In this circle, a diplomat could be a writer and artist, and a dealer chomping at his cigar could be a celebrity. If Carolus-Duran from his portrait seems only incidentally an artist, he may have seen himself that way as well. This intimate circle also happens to include Madame X, a professional beauty, and any number of patrons—and why not? If you cannot call someone bearing armloads of cash a friend, who can you? One young sitter did insist on his integrity, complaining that Sargent buried his intelligence in a warm coat, but the artist had other ideas: "but the coat is the picture."

The coat amounts to a costume, much like a glorious array of robes and peacock eyes for Ellen Terry, the actress, as Lady Macbeth. Yet Sargent sees everyone as an actor, with the very semblance of an inner life part of the role. He gives both Doctor Pozzi and a pianist long, delicate, and incessantly active fingers, because their sexuality demands no less, but so, too, does their profession. He is at his wildest with portraits of children, who seem to float amid paper flowers or an ill-made bed, because they are still finding their way from their imagination to their role in life. Does the show upset the whole picture of Modernism as going beyond fashion to an avant-garde? Perhaps, or maybe Sargent knew how to go beyond the avant-garde with appearances and fashion.

To make you see

Joseph Conrad wrote his words in 1897, on the verge of his greatest works. From the preface to "The Nigger of the Narcissus," they attest all by themselves to the urgency of the written word. Could they apply to a somewhat older novelist, then also in England and soon to enter his major period as well? It may sound unlikely, if Henry James makes you think of a disdain for appearances. He hated Impressionism and took only the faintest interest in what came after. He seems more determined to make you confused, to make you mired in his syntax, and before all to make you think.

Yet James did write The Portrait of a Lady, and he sure knew portraits. He sat for John Singer Sargent, and he knew Sargent's New England, London, and Italy by heart. He knew another American expatriate in James McNeill Whistler as well. John Singer Sargent's Henry James (National Portrait Gallery, London, 1913)He took art lessons when young, compared writing well to artistry, created an aspiring sculptor in Roderick Hudson, and lived and worked among artists. He paid a studio visit to William Morris Hunt, advised a sculptor on how to find a market, and shared impressions of Europe with John La Farge. He wrote "The Aspern Papers" while paying frequent visits to Frank Duveneck—a portrait painter whom James called "the unsuspected genius."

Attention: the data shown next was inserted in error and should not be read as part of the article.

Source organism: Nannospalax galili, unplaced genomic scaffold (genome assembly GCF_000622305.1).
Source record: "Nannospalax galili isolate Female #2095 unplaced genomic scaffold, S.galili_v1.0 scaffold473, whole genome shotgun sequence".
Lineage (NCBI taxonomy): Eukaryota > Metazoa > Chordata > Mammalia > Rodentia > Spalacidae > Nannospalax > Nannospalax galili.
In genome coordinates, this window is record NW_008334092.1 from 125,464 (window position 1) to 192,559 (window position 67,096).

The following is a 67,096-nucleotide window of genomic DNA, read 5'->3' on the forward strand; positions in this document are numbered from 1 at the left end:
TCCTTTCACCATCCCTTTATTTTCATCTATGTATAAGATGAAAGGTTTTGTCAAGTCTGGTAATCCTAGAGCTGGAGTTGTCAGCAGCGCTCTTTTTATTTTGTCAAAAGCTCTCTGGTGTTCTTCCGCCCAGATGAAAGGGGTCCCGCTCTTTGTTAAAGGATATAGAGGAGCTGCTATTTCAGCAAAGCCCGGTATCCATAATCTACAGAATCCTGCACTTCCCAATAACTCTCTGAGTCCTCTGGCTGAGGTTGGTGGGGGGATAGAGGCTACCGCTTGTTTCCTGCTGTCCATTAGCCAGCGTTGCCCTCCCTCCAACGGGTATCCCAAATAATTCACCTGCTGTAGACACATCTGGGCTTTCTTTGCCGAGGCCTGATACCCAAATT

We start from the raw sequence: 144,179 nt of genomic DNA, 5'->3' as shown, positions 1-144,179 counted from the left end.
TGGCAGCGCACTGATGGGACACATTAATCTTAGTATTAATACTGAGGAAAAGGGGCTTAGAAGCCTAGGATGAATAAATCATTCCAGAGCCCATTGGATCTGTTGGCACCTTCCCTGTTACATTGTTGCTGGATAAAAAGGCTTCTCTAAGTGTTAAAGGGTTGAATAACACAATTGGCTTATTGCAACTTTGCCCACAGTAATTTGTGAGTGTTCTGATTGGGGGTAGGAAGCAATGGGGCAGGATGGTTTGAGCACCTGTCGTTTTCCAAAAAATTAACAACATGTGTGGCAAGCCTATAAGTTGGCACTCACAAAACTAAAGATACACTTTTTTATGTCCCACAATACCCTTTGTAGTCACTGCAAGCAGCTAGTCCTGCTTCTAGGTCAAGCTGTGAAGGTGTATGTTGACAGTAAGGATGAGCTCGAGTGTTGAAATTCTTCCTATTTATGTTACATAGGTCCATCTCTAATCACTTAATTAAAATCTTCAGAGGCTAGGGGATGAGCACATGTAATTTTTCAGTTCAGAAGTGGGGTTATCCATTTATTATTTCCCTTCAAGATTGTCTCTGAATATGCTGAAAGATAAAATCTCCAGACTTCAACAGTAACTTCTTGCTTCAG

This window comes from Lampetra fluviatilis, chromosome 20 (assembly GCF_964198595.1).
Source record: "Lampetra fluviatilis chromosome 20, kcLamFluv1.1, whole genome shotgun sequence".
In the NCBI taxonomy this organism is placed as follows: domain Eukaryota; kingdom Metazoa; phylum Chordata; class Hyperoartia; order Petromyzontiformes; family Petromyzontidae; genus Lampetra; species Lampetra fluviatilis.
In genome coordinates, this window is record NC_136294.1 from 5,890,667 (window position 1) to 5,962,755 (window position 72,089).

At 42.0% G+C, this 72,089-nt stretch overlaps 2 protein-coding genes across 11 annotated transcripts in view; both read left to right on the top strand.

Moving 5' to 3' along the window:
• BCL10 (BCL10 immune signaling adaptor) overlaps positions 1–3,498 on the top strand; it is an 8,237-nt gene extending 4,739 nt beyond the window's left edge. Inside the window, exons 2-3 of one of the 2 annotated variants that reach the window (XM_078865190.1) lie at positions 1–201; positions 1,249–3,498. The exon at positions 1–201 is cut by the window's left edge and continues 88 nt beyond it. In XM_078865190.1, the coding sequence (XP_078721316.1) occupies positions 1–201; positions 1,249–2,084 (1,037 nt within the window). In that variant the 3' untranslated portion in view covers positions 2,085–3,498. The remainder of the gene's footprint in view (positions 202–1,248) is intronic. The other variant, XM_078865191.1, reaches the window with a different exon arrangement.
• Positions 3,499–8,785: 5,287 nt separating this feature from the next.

Duveneck married a student, Elizabeth Boott, and James encouraged her, too. According to the curators, Colm Tóibín and Declan Kiely, she also served as a model for the vulnerable heroine of Washington Square, the illegitimate daughter of a treacherous husband in The Portrait of a Lady, and the increasingly suspicious heroine of The Golden Bowl. She may or may not have recognized herself—or felt halfway flattered. The exhibition has portraits by all these artists, with several of James. It has scenes of Florence and Venice by Sargent, London fog by Whistler, photographs, and documents. To underscore its theme, Tóibín is a novelist and critic.

It is less than convincing all the same, as either the key to the novels or as art. James moved among wealth, and much of the show reflects the conservatism of American art entering the twentieth century. Many of the artists on view are half-remembered and conventional—including the sole American Impressionist, Lilla Cabot Perry. Boott's gilded funeral effigy, by her husband, is downright embarrassing. The sole hint of Modernism comes in a photo, with James inspecting a painting by Arthur B. Davies. Try to convince yourself that he was learning rather than judging.

Nor should it should come as a revelation that writers mingle with artists. Michelangelo as a poet, anyone, or the expansive circles of Gertrude Stein, Florine Stettheimer, Robert Rauschenberg, and Andy Warhol? It deserves more attention, too, that those relationships change with the times—from shared patronage by the powerful to the shared alienation of the avant-garde. James lies somewhere in between, and it shows in the anxiety and betrayals of his novels. But then Conrad had his greatest success in the murk of characters, morals, and language as well. Think of that verbose and badly punctuated run-on sentence.

Still, the parallels between literature and art extend beyond the slow emergence of the American modern. Whistler could almost have been speaking of James when he titled a portrait Arrangement in Black and Brown. The sudden glimpses of light amid theater and darkness in Sargent suggest the later fiction as well. His portrait of James in 1913, three years before the writer's death, is the most penetrating in the show. Then again, a sentence or two further into his preface, Conrad could have been describing them all. He may seek appearances, but for "encouragement, consolation, fear, charm—all you demand—and, perhaps, also that glimpse of truth for which you have forgotten to ask."

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jhaber@haberarts.com

"John Singer Sargent: Portraits of Artists and Friends" ran at The Metropolitan Museum of Art through October 4, 2015, "Henry James and American Painting" at The Morgan Library through September 10, 2017.